By the time Atlanta’s oldest millennials are in their sixties, the metro’s population will have surged to upwards of 9 million, leapfrogging larger metros of today such as Philadelphia and Washington D.C., according to recent projections by the U.S. Conference of Mayors.
That would make Atlanta the nation’s sixth largest metro, trailing only New York, Los Angeles, Dallas, Houston, and slow-growing Chicago.
And it would slot Atlanta among Sun Belt competitors from Miami to San Bernardino predicted to explode in coming decades, relatively speaking, according to the mayor’s report, which was issued to mark Infrastructure Week (and make the argument that transit and infrastructure spending is crucial).
The U.S. Conference of Mayors foresees Atlanta joining Sun Belt brethren Dallas and Houston with exponential population increases in coming years. Chicago would slip two places by 2046, per these projections:
This week, the AJC contrasts those numbers with projections by the Atlanta Regional Commission that are no less glowing for fans of vibrant economies.
It’s important to note the ARC for decades has considered metro Atlanta to be the 10 core counties around Fulton. This excludes places such as Forsyth and Hall counties, with around 200,000 residents each.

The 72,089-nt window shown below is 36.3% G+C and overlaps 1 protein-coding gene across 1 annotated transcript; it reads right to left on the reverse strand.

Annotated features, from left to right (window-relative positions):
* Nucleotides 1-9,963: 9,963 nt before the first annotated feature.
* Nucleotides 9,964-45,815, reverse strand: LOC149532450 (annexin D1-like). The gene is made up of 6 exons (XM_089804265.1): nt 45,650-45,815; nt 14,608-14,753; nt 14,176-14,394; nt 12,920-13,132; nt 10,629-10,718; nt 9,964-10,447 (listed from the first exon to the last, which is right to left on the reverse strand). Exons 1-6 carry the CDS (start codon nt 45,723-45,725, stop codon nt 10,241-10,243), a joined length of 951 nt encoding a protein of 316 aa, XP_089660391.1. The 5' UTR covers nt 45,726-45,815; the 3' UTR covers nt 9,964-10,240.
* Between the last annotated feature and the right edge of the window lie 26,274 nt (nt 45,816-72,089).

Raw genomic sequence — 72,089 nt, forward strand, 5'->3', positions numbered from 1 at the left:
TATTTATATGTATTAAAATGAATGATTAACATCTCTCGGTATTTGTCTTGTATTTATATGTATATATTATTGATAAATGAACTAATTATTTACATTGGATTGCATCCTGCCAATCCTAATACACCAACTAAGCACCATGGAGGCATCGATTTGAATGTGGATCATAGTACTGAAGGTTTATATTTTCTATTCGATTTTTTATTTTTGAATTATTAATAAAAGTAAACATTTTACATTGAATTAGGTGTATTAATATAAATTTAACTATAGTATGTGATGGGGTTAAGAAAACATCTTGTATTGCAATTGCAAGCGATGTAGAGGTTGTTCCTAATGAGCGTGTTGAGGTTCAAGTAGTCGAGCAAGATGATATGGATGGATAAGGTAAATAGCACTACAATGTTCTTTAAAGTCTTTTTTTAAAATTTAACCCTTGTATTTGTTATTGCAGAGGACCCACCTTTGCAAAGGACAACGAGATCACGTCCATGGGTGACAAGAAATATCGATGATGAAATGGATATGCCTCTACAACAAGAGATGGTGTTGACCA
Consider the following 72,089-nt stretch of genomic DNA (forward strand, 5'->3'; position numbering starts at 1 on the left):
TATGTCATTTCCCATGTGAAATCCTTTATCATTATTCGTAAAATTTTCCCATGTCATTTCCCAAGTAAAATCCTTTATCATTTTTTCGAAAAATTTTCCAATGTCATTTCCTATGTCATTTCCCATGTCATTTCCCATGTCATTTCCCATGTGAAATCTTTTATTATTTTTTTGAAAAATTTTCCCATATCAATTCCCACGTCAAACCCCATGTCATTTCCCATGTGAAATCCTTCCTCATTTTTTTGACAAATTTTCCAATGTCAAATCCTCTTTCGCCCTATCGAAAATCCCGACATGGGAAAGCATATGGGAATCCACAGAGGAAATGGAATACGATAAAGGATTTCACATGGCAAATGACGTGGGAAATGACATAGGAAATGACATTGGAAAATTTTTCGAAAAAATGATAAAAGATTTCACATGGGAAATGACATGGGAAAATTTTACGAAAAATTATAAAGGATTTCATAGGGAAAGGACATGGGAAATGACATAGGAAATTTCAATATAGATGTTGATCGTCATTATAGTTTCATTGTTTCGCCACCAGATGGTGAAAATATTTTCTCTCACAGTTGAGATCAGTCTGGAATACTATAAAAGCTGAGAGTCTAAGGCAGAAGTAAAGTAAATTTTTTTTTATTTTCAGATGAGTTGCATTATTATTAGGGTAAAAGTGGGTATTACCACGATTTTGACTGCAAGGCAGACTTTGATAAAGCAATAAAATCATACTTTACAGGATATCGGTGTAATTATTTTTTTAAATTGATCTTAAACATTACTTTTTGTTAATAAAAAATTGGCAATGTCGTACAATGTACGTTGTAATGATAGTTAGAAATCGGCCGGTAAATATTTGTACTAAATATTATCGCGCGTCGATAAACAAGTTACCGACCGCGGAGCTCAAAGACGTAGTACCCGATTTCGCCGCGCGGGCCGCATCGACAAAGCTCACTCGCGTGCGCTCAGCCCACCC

By this measure, metro Atlanta stands at about 4.5 million folks right now. And it’s packed on more than 500,000 people since the depths 2010—not including transplants who’ve arrived in 2017, a leading researcher told the AJC.
Still, the ARC’s projections show a region with few indicators of becoming sluggish—and one that needs to wisely implement changes to its transit systems and community planning.
Past ARC projections have been “really good” in predicting the sheer amount of people bound for the Big Peach, but they’ve been less accurate in forecasting exactly where they’ll settle, the official told the AJC.
In the next 23 years, the ARC foresees:
- Atlanta’s 10-county core will pack on about 1.6 million residents;
- With 1.35 million people, Gwinnett will be the region’s largest county (Fulton would be second at 1.26 million);
- Metro Atlanta’s Hispanic population will reach 1.75 million, more than doubling;
- Atlanta residents age 65 and over will more than triple, begging the question: What’ll the first millennial retirement community look like?
If the ARC’s version of 2040 seems impossibly distant in the future, consider that 23 years ago Micheal Jordan played baseball and Kurt Cobain died.
Not exactly ancient history.